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Coral found growing at record depth on Gulf of Mexico platforms

FREEPORT, TEXAS - A team of federal and university scientists on a 10-day expedition in the Gulf of Mexico has discovered Lophelia coral growing deeper than previously seen anywhere in the Gulf.  The overall goal of the mission, which left Freeport, Texas, on July 14 and returned to Pensacola, Fla. on July 24, was to examine coral ecosystems and related habitats that developed over several decades on or near actively producing deep-ocean oil and gas production platforms. Undersea structures supporting energy production platforms provide some of the scarce hard surfaces in the Gulf where a deep cold-water coral that lives where there is no sunlight, can grow.

Scientists imaged corals in both high-definition video and still photography and also took samples for DNA sequencing to better understand the biology, growth and distribution of deep-sea corals. Through cameras on a remotely operated vehicle used to survey coral growth on oil and gas platforms, scientists observed Lophelia coral at a depth of 2,620 ft (799 m) on undersea structures supporting the Ram Powell platform, which was built in 1997 and is one of the deepest platforms in the Gulf. The previous record depth for Lophelia in the Gulf was about 2,066 ft (630 m). Scientists also visited four other deepwater platforms.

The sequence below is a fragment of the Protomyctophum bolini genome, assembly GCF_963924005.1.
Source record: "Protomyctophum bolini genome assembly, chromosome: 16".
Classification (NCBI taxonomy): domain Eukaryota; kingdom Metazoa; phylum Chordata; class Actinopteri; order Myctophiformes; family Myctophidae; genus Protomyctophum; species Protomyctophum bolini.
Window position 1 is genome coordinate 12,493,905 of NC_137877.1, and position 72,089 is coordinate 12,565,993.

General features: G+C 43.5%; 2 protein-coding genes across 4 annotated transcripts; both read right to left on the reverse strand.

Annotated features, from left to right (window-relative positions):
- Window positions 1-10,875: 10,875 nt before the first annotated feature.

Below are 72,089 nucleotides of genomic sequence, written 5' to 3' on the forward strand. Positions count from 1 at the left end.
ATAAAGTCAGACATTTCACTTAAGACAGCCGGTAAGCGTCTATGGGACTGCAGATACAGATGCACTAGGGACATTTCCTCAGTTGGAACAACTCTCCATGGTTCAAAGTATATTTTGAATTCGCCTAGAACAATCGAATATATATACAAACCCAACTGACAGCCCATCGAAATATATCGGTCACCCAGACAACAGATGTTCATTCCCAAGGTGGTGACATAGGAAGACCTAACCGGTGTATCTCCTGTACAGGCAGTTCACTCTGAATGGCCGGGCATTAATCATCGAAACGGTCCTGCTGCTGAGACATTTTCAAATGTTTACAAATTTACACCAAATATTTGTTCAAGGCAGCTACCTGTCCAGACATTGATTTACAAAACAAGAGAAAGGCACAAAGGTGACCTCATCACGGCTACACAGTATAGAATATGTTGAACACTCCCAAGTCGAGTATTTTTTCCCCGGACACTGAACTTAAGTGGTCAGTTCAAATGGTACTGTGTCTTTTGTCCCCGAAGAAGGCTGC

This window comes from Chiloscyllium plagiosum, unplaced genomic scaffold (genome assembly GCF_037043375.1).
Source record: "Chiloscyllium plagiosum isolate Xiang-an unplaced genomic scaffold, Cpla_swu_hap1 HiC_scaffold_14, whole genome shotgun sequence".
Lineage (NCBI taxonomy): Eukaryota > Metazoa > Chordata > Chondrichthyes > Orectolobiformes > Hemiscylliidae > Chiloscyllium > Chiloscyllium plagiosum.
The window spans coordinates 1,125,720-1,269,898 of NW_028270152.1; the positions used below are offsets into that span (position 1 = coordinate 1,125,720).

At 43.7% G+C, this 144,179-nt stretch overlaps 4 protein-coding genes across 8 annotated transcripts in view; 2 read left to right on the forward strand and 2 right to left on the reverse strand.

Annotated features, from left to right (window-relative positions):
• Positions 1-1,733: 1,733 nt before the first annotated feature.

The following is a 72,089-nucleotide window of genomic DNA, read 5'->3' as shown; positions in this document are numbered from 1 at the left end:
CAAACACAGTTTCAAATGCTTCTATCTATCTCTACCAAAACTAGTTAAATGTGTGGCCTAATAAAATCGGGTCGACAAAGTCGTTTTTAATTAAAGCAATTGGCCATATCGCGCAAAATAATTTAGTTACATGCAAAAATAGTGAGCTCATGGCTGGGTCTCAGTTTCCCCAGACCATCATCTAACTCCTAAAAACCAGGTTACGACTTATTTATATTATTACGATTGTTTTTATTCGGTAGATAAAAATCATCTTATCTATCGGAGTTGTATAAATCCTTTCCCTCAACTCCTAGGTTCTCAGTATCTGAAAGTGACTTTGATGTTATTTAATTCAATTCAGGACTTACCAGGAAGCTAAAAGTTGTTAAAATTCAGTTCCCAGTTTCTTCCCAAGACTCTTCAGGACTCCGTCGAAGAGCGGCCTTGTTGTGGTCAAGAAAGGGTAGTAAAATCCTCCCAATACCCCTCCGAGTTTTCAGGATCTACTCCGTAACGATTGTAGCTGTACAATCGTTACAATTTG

“Finding Lophelia at this depth was very exciting for the whole team, especially for those of us who have been studying coral habitat for decades,” said Gregory Boland, a biological oceanographer in the Bureau of Ocean Energy Management’s (BOEM) Environmental Studies Program who has overseen this and other coral studies. “Our findings complement previous joint research on coral ecosystems and will help policy-makers manage and protect ocean resources on the Outer Continental Shelf.”   

The expedition included scientists and technicians from BOEM, the National Oceanic and Atmospheric Administration (NOAA) Office of Ocean Exploration and Research, and the U.S. Geological Survey (USGS) operating jointly under the National Oceanographic Partnership Program, which fosters the use of pooled federal resources such as funding, ships, equipment, and personnel to best meet agency and national priorities in ocean stewardship. Scientists from Temple, Pennsylvania State and Florida State universities were an integral part of the team.

For BOEM, the expedition was the culmination of a series of research missions taking place since 2002, when the bureau launched its first deepwater coral studies in the Gulf. The new data will be incorporated into a final report BOEM plans to publish in 2013. The bureau plans to monitor deepwater corals periodically through other studies it will undertake in the region.

Photos, videos and logs from the expedition are posted on NOAA’s ocean exploration website under the heading of “Lophelia II 2012: Deepwater Platform Corals.”

 

08/13/2012

 

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